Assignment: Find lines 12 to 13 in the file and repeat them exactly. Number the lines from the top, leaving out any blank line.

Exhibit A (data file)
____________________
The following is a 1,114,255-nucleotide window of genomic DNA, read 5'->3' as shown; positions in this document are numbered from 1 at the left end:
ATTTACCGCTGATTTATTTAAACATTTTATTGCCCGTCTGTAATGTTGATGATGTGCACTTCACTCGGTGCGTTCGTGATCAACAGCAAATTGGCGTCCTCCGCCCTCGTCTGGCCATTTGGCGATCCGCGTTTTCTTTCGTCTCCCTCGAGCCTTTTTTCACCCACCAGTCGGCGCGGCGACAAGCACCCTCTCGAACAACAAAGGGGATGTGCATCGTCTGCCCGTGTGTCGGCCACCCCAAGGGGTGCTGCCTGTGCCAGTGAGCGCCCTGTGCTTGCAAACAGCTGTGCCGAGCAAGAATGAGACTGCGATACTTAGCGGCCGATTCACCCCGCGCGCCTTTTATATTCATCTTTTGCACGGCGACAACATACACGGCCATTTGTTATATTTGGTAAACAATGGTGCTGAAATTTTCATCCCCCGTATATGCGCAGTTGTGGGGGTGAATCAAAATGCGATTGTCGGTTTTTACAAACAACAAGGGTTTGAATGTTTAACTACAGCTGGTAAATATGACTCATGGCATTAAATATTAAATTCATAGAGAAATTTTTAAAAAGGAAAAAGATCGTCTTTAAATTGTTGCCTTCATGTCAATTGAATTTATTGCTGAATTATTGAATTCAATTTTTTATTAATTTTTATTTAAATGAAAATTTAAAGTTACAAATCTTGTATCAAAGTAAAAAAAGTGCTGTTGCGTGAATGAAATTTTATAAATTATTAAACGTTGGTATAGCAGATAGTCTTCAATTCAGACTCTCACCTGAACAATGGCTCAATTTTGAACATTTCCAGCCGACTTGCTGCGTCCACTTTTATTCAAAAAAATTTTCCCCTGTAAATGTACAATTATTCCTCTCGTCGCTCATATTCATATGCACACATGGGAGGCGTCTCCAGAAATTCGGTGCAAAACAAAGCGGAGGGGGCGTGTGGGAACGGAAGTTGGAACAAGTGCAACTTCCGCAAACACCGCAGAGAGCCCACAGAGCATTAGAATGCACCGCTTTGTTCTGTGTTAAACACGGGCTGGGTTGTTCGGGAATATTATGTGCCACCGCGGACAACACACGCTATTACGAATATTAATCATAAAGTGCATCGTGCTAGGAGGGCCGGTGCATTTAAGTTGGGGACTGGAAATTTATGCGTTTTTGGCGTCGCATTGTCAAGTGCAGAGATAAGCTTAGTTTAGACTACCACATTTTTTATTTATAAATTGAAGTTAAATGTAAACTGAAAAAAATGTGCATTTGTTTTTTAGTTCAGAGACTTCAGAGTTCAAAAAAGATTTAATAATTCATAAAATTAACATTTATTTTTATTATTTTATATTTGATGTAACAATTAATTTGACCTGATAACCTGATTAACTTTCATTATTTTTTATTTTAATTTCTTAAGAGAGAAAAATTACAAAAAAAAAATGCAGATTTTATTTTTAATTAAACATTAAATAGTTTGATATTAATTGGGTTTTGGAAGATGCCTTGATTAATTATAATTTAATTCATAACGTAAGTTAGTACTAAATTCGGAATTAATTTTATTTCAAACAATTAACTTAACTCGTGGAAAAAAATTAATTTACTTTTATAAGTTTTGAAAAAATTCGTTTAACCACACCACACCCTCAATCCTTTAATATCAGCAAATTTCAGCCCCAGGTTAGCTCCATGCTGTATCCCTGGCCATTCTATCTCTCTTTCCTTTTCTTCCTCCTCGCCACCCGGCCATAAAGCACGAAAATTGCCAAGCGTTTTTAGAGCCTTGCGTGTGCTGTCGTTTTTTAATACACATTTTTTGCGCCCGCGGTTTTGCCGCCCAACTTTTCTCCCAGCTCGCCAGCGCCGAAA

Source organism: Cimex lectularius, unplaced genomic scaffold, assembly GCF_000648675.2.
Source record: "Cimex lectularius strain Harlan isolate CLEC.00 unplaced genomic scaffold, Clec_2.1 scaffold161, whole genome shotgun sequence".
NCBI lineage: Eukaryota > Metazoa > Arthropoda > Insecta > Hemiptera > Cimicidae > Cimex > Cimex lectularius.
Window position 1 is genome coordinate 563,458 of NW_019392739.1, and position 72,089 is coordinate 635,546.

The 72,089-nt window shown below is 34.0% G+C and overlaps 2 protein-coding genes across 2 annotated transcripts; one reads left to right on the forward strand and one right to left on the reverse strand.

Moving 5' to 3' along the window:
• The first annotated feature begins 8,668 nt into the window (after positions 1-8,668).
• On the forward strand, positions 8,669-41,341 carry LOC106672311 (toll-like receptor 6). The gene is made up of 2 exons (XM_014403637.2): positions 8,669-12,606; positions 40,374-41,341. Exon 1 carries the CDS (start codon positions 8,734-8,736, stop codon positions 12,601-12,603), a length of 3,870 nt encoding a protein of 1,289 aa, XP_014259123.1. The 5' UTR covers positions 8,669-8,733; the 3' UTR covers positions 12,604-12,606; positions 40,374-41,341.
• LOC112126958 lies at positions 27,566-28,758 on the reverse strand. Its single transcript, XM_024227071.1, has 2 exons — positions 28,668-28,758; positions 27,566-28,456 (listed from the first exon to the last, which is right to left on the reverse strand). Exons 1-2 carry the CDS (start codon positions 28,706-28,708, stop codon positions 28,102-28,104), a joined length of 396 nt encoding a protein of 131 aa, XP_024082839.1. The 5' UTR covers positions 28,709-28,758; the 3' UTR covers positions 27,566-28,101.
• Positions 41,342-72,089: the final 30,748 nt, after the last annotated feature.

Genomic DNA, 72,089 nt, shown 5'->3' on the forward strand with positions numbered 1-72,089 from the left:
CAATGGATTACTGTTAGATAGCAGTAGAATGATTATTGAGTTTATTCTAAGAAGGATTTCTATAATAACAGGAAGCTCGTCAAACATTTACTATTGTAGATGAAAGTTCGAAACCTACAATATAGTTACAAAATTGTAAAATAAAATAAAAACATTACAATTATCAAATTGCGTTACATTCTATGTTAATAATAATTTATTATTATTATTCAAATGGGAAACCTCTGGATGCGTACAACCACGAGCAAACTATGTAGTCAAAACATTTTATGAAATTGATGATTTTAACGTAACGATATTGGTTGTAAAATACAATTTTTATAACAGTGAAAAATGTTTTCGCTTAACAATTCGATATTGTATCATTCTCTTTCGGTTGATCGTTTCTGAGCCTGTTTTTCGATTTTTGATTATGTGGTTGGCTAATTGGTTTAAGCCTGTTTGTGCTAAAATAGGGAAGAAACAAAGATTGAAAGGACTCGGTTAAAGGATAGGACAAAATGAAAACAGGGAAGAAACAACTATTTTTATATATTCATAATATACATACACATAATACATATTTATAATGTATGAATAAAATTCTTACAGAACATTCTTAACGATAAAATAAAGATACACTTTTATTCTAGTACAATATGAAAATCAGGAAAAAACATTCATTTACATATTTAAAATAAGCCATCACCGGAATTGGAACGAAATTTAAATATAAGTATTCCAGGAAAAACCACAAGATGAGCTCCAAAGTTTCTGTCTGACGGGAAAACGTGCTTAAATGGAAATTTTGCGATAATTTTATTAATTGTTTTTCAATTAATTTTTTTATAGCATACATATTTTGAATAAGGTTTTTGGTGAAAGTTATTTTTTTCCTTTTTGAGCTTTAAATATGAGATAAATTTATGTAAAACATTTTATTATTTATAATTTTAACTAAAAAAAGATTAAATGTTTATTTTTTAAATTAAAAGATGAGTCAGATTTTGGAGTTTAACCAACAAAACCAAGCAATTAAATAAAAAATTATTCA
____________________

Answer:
• Positions 41,342-72,089: the final 30,748 nt, after the last annotated feature.

Genomic DNA, 72,089 nt, shown 5'->3' on the forward strand with positions numbered 1-72,089 from the left: